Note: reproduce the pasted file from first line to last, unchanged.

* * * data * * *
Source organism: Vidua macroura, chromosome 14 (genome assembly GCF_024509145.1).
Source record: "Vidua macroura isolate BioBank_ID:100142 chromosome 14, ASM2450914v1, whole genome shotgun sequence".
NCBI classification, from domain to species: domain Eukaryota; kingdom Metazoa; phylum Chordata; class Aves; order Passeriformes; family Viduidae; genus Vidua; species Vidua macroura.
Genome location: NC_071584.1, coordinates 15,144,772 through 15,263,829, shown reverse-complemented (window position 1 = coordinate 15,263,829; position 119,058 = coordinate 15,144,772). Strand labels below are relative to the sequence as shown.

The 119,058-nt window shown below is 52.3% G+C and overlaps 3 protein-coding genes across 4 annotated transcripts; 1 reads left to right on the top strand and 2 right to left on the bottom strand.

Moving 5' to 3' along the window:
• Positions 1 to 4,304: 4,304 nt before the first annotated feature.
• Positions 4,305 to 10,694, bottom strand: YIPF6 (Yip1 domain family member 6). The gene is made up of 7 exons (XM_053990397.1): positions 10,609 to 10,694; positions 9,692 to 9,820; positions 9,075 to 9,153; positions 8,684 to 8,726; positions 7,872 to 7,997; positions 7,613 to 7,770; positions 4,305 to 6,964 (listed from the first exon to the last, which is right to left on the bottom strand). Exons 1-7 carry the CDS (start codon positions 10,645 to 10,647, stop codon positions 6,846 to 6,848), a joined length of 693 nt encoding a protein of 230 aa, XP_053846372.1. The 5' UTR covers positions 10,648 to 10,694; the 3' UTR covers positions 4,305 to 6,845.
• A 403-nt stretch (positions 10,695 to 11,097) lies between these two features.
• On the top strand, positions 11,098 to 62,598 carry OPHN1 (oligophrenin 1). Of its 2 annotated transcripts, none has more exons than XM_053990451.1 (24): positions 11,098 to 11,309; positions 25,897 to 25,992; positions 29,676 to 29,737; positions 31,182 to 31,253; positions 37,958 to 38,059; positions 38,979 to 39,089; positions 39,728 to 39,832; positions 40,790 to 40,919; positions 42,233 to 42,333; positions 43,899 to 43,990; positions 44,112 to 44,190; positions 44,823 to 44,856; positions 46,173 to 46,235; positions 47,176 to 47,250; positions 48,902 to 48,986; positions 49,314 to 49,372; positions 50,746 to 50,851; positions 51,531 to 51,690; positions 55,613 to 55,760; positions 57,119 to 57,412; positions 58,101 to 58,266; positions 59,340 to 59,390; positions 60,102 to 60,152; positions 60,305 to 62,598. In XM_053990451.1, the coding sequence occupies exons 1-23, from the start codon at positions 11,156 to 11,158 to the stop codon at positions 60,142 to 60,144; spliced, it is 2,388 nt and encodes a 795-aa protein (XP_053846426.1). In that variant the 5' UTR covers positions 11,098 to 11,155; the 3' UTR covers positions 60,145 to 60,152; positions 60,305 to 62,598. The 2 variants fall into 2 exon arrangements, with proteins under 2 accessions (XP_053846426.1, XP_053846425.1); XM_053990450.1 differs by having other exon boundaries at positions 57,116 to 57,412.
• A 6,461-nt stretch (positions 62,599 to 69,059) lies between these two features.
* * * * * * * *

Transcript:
Source organism: Vidua macroura, chromosome 14 (genome assembly GCF_024509145.1).
Source record: "Vidua macroura isolate BioBank_ID:100142 chromosome 14, ASM2450914v1, whole genome shotgun sequence".
NCBI classification, from domain to species: domain Eukaryota; kingdom Metazoa; phylum Chordata; class Aves; order Passeriformes; family Viduidae; genus Vidua; species Vidua macroura.
Genome location: NC_071584.1, coordinates 15,144,772 through 15,263,829, shown reverse-complemented (window position 1 = coordinate 15,263,829; position 119,058 = coordinate 15,144,772). Strand labels below are relative to the sequence as shown.

The 119,058-nt window shown below is 52.3% G+C and overlaps 3 protein-coding genes across 4 annotated transcripts; 1 reads left to right on the top strand and 2 right to left on the bottom strand.

Moving 5' to 3' along the window:
• Positions 1 to 4,304: 4,304 nt before the first annotated feature.
• Positions 4,305 to 10,694, bottom strand: YIPF6 (Yip1 domain family member 6). The gene is made up of 7 exons (XM_053990397.1): positions 10,609 to 10,694; positions 9,692 to 9,820; positions 9,075 to 9,153; positions 8,684 to 8,726; positions 7,872 to 7,997; positions 7,613 to 7,770; positions 4,305 to 6,964 (listed from the first exon to the last, which is right to left on the bottom strand). Exons 1-7 carry the CDS (start codon positions 10,645 to 10,647, stop codon positions 6,846 to 6,848), a joined length of 693 nt encoding a protein of 230 aa, XP_053846372.1. The 5' UTR covers positions 10,648 to 10,694; the 3' UTR covers positions 4,305 to 6,845.
• A 403-nt stretch (positions 10,695 to 11,097) lies between these two features.
• On the top strand, positions 11,098 to 62,598 carry OPHN1 (oligophrenin 1). Of its 2 annotated transcripts, none has more exons than XM_053990451.1 (24): positions 11,098 to 11,309; positions 25,897 to 25,992; positions 29,676 to 29,737; positions 31,182 to 31,253; positions 37,958 to 38,059; positions 38,979 to 39,089; positions 39,728 to 39,832; positions 40,790 to 40,919; positions 42,233 to 42,333; positions 43,899 to 43,990; positions 44,112 to 44,190; positions 44,823 to 44,856; positions 46,173 to 46,235; positions 47,176 to 47,250; positions 48,902 to 48,986; positions 49,314 to 49,372; positions 50,746 to 50,851; positions 51,531 to 51,690; positions 55,613 to 55,760; positions 57,119 to 57,412; positions 58,101 to 58,266; positions 59,340 to 59,390; positions 60,102 to 60,152; positions 60,305 to 62,598. In XM_053990451.1, the coding sequence occupies exons 1-23, from the start codon at positions 11,156 to 11,158 to the stop codon at positions 60,142 to 60,144; spliced, it is 2,388 nt and encodes a 795-aa protein (XP_053846426.1). In that variant the 5' UTR covers positions 11,098 to 11,155; the 3' UTR covers positions 60,145 to 60,152; positions 60,305 to 62,598. The 2 variants fall into 2 exon arrangements, with proteins under 2 accessions (XP_053846426.1, XP_053846425.1); XM_053990450.1 differs by having other exon boundaries at positions 57,116 to 57,412.
• A 6,461-nt stretch (positions 62,599 to 69,059) lies between these two features.